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  • Writer's pictureEast Yorkshire Eye Surgery

Swap Screen Time For Green Time

Happy New Year to you all!

I hope you are keeping well and managed to enjoy a peaceful festive season. I had a wonderful break with my family and am now recharged and back in clinic, where 2022 is off to an extremely busy start.

I thought I would kick off the new year by sharing some information with you that came to my attention through one of my orthoptist colleagues at a recent teaching. It is regarding myopia and the use of screens in children.

There is no doubt that COVID has impacted us in so many ways over the past couple of years. This includes increasing the use of screens amongst our children and reducing the amount of time they have been able to spend outside, for example in play areas. (1) Our own children were required to complete home schooling delivered online via computer screens.

Many schools and families encourage the use of screens for education, through online learning platforms or Apps, and for recreation. Our children use them both at school and at home for short, regulated periods. Research suggests that too much unregulated close-up screen time can increase the risk of our children developing, or contribute to the progression of, myopia.

I hope that the information below will equip you with some guidance and knowledge so that we can reduce the risk of eye problems in our children.

What is Myopia?

Also referred to as short sightedness, this is a very common condition in which your eyes, in their relaxed state, are naturally focused for near vision. This means that close objects appear clearly in focus, but objects in the distance are blurred.

Myopia occurs when the axial length of the eye becomes too long, or the cornea becomes too curved, so that light coming in through the lens of the eye is focused incorrectly in front of the retina, rather than on it. This sends incorrect light signals to the brain, which are then interpreted as a blurred image Typically, the longer the axial length of the eye, the higher the degree of myopia a patient will likely have.

How myopic a person is can be measured using dioptres (D), essentially this is how much lens correction is required in order to focus the image correctly on the retina. Those of you who have myopia will be able to see this measurement on your glasses prescription. Myopia can be graded as mild, moderate or severe. A score above -6D is considered severe or high myopia.

Why worry about Myopia?

The global prevalence of myopia is increasing, with half of the population predicted to have myopia within the next 30 years. (2)

Although it is important to remember that most people with myopia will not develop any other eye problems, in a minority with more severe myopia, there is an increase in the development of other serious eye problems. These include retinal detachment, open angle glaucoma, macular degeneration and cataracts.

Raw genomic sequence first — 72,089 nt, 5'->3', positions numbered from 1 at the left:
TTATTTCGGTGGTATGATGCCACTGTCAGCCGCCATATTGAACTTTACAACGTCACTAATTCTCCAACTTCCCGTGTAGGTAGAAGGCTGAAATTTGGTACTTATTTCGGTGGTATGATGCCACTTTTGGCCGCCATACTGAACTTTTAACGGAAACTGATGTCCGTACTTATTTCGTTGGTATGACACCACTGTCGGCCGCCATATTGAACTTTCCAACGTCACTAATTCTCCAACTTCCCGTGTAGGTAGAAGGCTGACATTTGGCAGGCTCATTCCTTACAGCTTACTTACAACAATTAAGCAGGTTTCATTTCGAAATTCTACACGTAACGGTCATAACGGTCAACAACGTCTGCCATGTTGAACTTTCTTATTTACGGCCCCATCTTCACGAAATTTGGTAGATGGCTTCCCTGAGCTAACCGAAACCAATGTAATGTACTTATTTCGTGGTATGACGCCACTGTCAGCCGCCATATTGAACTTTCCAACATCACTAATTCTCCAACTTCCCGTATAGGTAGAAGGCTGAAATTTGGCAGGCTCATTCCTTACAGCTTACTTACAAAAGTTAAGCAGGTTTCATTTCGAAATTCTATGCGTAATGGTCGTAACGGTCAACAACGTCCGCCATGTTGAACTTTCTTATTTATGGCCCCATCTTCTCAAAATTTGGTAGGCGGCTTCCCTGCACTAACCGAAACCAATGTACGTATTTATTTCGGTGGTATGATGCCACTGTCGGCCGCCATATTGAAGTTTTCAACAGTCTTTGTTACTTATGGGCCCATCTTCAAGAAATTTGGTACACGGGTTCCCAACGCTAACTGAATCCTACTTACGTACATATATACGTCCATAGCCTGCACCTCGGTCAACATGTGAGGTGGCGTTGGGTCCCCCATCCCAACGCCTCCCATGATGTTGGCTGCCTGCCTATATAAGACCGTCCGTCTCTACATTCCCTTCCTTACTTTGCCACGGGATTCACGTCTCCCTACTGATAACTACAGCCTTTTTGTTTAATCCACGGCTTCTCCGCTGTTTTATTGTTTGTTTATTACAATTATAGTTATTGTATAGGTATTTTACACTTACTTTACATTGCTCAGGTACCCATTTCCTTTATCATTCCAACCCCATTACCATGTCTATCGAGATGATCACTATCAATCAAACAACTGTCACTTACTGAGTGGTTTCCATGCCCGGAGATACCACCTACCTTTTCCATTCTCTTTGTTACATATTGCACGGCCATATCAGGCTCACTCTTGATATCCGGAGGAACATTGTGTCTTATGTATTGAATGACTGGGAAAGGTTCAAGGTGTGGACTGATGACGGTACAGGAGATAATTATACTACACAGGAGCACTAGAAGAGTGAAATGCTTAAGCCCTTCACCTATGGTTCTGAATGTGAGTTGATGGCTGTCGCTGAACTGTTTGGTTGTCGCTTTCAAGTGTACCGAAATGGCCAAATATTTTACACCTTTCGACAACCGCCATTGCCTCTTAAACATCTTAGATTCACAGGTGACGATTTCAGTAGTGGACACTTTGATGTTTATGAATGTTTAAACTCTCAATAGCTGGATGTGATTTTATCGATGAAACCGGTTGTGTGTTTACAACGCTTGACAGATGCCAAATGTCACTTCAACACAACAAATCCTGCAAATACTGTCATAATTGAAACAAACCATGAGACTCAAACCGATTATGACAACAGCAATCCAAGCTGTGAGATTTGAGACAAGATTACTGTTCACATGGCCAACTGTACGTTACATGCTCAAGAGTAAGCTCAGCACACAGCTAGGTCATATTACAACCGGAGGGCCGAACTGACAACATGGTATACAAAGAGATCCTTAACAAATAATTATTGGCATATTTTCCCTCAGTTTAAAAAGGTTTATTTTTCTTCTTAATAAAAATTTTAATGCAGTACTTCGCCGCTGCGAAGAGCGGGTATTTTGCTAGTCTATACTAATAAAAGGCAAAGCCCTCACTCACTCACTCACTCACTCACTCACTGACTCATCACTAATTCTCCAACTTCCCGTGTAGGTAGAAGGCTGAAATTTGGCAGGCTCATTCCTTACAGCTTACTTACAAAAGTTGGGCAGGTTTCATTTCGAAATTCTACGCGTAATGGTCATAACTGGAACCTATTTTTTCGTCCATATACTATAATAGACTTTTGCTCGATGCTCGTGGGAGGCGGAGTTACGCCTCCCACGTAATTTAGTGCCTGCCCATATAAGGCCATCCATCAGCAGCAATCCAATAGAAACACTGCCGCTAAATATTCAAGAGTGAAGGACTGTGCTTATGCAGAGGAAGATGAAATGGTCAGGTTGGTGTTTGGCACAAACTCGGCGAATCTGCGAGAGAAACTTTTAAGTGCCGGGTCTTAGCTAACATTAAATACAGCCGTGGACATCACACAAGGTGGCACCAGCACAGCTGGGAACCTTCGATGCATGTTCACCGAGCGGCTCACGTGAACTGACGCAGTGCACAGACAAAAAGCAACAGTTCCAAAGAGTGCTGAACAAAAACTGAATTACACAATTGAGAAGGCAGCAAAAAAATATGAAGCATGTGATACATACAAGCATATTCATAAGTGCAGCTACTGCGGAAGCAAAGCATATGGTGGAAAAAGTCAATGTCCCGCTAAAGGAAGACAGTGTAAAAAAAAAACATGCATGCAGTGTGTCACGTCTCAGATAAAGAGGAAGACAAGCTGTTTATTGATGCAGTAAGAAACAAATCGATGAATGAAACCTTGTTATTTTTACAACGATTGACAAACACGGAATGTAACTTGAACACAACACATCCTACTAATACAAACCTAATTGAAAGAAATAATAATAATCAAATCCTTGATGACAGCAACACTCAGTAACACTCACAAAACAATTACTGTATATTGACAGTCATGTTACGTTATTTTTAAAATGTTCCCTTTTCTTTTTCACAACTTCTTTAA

The increase in people with myopia inevitably increases the pressure on the health care system.

When does Myopia start?

Myopia starts in childhood around the age of six years old, and classically worsens in adolescence. You are more likely to develop myopia if one or other of your parents is short sighted. Evidence suggests that too much close up screen time, and reduced outdoor exposure to light can impact on the development and progression of myopia. (3)

In patients with normal vision the axial length of the eye stops growing on average at the age of 15. In patients with myopia, the length continues to grow, sometimes for up to 25 years. (3) The cornea, another factor in the development of myopia, undergoes the biggest changes within the first two years of life. (3)

Importantly, the earlier in childhood that myopia develops, the worse the myopia is likely to become. (3)

How is myopia diagnosed?

If you are concerned about your child having myopia, then the first course of action is to book an appointment with your local optician.

How is myopia treated?

In most cases myopia is treated with glasses or contact lens correction of vision. In progressive childhood myopia topical medication may be considered. Some adults may consider surgery or laser correction of their vision.

Significantly, in childhood, research has shown that lifestyle factors such as outdoor exposure can inhibit the onset and slow progression of myopia.(3)

How can I reduce the risk of my child developing myopia?

The recommendations are: (3)

· Children aged 2-5 should have no more than one hour per day of screen time

· Children aged over five up to age 12 should have a maximum of two hours screen time per day

· Divide the total screen time into 20-minute sessions and encourage gazing into the distance for at least 20 seconds after each session

· Encourage at least 2 hours of play outdoors daily - SWAP SCREEN TIME FOR GREEN TIME !

· Any close up work should be undertaken at a distance of at least 30 cm

(1) Progression of Myopia in School-Aged Children After COVID-19 Home Confinement. Wang et al. JAMA Ophthalmol. 2021;139(3):293-300.

(2) Myopia Control 2020: Where are we and where are we heading? Bullimore et al. Ophthalmic Physiol Opt 2020;40:254-270

(3) Myopia Management in the Netherlands. Klaver et al. Ophthalmic Physiol Opt 2020 Mar; 40 (2):230-240

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